DL: One of them, which was very touching to me, came from the French Republic. I was made an Officer of Arts & Letters. Now, this is a very high honor in a country that recognizes literature.

MR: That's understandable since your poetry, as well as that of your contemporaries, literally changed the way everyone looked at the world.

DL: The poetry in the music is so important. You've got to understand that when my generation arrived, we were called "folk" singers--like Dylan and me and Leonard Cohen and Joni Mitchell who were composers--we actually wished to marry the poetic lyric with popular song. The Beatles came from a city steeped in literature, influenced by the Irish migrations--Lennon and McCartney are Irish names. So, when The Beatles met Donovan and Dylan, what happened was popular music would now be infused with meaningful lyrics through the marriage. When it happened, it was immediately established that there would be a much clearer understanding of the world's problems because we were the singers that the world listened to. And all these years later? I'm still here! (laughs) It does not matter that the years pass, it seems. I have new works, and I have works that have surfaced that have been buried.

MR: Are you being internet savvy in promoting your music?

DL: My website has occupied my time because I've fully embraced the social web, yeah.

MR: I never got to compile your material during my various label jobs, but I know much of your catalog. In your music, there's a side of you that often is pretty funny, though most people don't think of you that way.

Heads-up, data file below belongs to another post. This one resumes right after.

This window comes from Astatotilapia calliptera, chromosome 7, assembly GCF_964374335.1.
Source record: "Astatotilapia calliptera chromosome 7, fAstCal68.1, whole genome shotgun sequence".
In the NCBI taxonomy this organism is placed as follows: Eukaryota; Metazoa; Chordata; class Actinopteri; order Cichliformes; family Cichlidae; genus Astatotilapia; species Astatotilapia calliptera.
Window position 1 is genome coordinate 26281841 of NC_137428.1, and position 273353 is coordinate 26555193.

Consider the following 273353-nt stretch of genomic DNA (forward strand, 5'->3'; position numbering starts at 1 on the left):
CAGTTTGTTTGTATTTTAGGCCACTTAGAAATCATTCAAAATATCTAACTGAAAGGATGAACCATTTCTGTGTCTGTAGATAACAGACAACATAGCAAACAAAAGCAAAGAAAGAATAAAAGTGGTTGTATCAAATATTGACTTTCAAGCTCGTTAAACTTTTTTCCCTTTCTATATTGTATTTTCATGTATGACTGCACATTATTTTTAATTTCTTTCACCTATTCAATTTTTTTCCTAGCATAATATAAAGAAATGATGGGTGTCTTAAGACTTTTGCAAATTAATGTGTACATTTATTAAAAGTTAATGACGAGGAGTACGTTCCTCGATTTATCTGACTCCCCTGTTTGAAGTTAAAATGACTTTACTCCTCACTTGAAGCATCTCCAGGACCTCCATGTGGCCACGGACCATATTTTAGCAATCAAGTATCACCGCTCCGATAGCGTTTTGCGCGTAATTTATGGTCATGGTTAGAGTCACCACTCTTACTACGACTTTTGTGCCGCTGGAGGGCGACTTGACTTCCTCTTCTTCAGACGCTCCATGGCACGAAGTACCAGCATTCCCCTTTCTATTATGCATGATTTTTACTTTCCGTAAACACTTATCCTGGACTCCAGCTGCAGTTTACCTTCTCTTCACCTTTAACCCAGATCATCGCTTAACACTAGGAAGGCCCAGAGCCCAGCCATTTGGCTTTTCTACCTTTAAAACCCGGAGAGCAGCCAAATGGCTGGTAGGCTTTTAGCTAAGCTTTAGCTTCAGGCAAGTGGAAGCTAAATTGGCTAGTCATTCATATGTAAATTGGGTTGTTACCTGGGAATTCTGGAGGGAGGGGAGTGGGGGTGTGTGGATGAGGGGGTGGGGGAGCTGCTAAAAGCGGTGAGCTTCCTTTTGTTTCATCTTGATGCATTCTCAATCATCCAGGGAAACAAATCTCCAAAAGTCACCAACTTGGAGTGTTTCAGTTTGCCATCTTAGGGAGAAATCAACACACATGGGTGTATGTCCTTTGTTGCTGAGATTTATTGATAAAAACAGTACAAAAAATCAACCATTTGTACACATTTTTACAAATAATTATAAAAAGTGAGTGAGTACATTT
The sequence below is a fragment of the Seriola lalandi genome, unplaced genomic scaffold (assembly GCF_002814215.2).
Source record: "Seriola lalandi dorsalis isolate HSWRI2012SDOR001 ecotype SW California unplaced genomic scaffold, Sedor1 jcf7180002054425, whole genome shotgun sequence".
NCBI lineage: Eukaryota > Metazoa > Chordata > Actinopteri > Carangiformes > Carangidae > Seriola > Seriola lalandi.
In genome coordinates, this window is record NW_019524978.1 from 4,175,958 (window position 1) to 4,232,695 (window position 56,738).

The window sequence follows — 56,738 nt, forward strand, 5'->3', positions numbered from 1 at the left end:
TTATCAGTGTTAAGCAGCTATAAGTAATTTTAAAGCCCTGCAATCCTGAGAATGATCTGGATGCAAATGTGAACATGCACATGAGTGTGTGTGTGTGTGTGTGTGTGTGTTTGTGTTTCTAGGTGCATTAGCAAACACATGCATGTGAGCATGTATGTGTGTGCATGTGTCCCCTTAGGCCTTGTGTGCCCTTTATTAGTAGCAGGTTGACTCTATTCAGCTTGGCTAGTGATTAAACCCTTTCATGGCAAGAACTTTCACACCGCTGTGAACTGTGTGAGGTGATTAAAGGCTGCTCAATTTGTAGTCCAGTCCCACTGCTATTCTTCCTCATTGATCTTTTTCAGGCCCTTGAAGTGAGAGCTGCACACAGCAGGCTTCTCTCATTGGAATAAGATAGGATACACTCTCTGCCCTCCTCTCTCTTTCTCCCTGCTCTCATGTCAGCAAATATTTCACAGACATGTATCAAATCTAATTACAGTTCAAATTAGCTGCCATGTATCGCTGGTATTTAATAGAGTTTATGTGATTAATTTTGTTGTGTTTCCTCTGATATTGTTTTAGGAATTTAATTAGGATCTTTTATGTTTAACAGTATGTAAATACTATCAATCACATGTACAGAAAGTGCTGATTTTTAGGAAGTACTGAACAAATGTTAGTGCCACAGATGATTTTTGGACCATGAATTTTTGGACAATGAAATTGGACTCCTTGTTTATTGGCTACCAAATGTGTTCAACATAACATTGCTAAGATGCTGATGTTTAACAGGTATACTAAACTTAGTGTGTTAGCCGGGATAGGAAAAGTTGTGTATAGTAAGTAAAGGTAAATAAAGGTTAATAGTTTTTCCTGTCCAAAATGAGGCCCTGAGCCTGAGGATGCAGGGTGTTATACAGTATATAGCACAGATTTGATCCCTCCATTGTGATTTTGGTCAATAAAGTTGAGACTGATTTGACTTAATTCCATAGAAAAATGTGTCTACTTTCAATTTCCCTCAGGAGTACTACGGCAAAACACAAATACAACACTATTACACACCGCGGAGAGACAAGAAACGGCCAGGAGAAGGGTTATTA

DL: I have a very poetic understanding, but as Jimmy Page said, "I like Donovan because he has a sense of humor as well."

MR: I especially remember albums like Cosmic Wheels.

D: The seventies material returned to me, so I'm now transferring it at the highest rates from analog. And Cosmic Wheels sounds real cosmic, man. Actually, it was bouncing off the speakers with an enormous sound. I just couldn't believe it. There are 400 master tapes that are being transferred with at least 46 songs and recordings that I'd forgotten I'd written or even recorded. This is amazing to find such things, and it's very exciting.

MR: Are you currently working on any new material?

DL: I've just created two new songs--would you believe it--with David Lynch producing the audio. It was unplanned, impromptu. And you know, David does make music for his films.

MR: Yes, I'm a fan of his use of atmospherics and minor keys.

DL: Well, he has this studio and we've been hanging out and we've made two recordings. We're uploading one of them this week to iTunes--just one, very simply saying here's a new Donovan work. But the website is seriously online now, and that's been launched this past January with a concert from Munich which was on for a month (as a) webcast. The material that I'm recording now, I'm very excited about, and there'll be more new material coming.

MR: Who's handling the transfers?

DL: There's a company called FX in London that's doing McCartney and I, and they're doing the highest rate transfers. My goodness, it sounds great. Of course, Abbey Road has some extraordinary outtakes. We were all worried there about Abbey Road for a little bit, you know.

MR: It seemed like the whole world was.

DL: Paul bought it.

MR: Nice.

DL: Why not? Somebody's got to do it!

MR: (applause) So, about the songs...